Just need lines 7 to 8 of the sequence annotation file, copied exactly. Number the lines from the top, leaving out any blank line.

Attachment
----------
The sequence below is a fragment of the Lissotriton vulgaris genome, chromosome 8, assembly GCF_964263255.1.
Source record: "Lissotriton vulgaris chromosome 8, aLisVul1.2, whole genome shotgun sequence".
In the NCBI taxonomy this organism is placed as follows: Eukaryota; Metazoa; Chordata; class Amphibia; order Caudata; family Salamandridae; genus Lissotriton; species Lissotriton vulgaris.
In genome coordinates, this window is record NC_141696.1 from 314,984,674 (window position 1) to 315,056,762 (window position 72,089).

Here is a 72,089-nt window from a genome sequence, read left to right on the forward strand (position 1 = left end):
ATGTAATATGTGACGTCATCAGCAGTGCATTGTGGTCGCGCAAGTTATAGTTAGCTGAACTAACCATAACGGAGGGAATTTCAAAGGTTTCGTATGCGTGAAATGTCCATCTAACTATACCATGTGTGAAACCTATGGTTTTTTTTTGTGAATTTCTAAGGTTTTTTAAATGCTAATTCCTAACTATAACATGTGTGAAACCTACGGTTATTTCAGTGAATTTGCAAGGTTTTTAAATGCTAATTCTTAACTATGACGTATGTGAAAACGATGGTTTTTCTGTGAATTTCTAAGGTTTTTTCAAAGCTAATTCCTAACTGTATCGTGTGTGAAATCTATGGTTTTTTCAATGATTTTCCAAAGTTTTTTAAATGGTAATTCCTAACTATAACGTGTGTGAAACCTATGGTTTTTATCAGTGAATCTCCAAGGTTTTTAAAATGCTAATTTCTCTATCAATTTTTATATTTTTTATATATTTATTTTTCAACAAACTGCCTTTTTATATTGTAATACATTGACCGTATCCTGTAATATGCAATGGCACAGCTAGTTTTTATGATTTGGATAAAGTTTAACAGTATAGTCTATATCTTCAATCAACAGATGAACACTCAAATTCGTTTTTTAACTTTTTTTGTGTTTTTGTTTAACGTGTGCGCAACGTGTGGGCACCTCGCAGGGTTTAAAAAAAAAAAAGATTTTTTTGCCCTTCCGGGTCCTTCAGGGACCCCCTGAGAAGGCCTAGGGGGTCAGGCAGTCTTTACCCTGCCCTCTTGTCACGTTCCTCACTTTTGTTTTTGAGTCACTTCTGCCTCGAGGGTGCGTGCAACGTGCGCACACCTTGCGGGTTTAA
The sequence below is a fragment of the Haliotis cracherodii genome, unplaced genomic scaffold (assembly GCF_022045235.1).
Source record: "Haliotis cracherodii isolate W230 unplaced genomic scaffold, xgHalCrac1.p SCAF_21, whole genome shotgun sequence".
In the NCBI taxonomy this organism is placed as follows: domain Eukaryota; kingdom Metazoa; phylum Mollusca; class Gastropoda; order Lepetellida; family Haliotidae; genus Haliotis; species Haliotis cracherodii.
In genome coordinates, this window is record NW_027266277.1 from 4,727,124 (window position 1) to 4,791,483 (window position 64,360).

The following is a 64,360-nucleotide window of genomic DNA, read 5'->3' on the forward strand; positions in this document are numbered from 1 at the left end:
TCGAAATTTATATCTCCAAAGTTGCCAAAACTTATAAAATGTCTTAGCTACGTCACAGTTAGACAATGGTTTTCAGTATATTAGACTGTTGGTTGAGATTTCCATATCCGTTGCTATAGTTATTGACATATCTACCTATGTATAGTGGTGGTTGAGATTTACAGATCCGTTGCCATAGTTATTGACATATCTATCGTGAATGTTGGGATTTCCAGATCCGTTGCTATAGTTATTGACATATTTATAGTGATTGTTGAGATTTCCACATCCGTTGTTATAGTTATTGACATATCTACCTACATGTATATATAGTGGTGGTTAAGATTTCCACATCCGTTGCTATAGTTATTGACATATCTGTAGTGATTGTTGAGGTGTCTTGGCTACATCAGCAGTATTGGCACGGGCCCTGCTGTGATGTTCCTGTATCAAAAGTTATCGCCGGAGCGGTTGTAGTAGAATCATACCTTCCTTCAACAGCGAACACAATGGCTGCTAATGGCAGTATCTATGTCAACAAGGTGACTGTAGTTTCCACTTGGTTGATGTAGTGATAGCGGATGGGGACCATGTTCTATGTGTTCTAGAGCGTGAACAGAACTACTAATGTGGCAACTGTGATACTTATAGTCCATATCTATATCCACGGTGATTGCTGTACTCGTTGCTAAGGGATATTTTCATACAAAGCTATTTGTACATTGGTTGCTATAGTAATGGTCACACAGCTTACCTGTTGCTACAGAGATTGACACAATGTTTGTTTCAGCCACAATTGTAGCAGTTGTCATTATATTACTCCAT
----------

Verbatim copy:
The sequence below is a fragment of the Haliotis cracherodii genome, unplaced genomic scaffold (assembly GCF_022045235.1).
Source record: "Haliotis cracherodii isolate W230 unplaced genomic scaffold, xgHalCrac1.p SCAF_21, whole genome shotgun sequence".